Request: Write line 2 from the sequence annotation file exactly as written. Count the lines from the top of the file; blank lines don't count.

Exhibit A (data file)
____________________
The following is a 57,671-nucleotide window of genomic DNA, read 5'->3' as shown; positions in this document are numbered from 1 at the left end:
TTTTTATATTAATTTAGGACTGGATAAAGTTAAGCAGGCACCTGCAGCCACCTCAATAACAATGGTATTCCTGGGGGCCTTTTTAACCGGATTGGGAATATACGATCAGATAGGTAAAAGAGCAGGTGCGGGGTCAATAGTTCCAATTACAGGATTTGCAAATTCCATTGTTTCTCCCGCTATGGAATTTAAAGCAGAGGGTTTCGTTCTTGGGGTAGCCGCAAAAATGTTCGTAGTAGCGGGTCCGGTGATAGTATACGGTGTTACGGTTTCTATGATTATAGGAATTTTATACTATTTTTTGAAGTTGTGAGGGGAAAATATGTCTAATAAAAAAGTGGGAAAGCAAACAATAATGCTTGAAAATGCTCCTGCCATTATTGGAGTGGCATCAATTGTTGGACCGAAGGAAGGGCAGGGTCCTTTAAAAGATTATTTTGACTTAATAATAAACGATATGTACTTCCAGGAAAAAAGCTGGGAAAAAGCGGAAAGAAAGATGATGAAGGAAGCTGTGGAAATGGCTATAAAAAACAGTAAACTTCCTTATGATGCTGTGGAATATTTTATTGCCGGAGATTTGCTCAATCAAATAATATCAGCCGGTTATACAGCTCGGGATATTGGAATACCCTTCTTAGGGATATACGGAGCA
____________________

TTTTTATATTAATTTAGGACTGGATAAAGTTAAGCAGGCACCTGCAGCCACCTCAATAACAATGGTATTCCTGGGGGCCTTTTTAACCGGATTGGGAATATACGATCAGATAGGTAAAAGAGCAGGTGCGGGGTCAATAGTTCCAATTACAGGATTTGCAAATTCCATTGTTTCTCCCGCTATGGAATTTAAAGCAGAGGGTTTCGTTCTTGGGGTAGCCGCAAAAATGTTCGTAGTAGCGGGTCCGGTGATAGTATACGGTGTTACGGTTTCTATGATTATAGGAATTTTATACTATTTTTTGAAGTTGTGAGGGGAAAATATGTCTAATAAAAAAGTGGGAAAGCAAACAATAATGCTTGAAAATGCTCCTGCCATTATTGGAGTGGCATCAATTGTTGGACCGAAGGAAGGGCAGGGTCCTTTAAAAGATTATTTTGACTTAATAATAAACGATATGTACTTCCAGGAAAAAAGCTGGGAAAAAGCGGAAAGAAAGATGATGAAGGAAGCTGTGGAAATGGCTATAAAAAACAGTAAACTTCCTTATGATGCTGTGGAATATTTTATTGCCGGAGATTTGCTCAATCAAATAATATCAGCCGGTTATACAGCTCGGGATATTGGAATACCCTTCTTAGGGATATACGGAGCA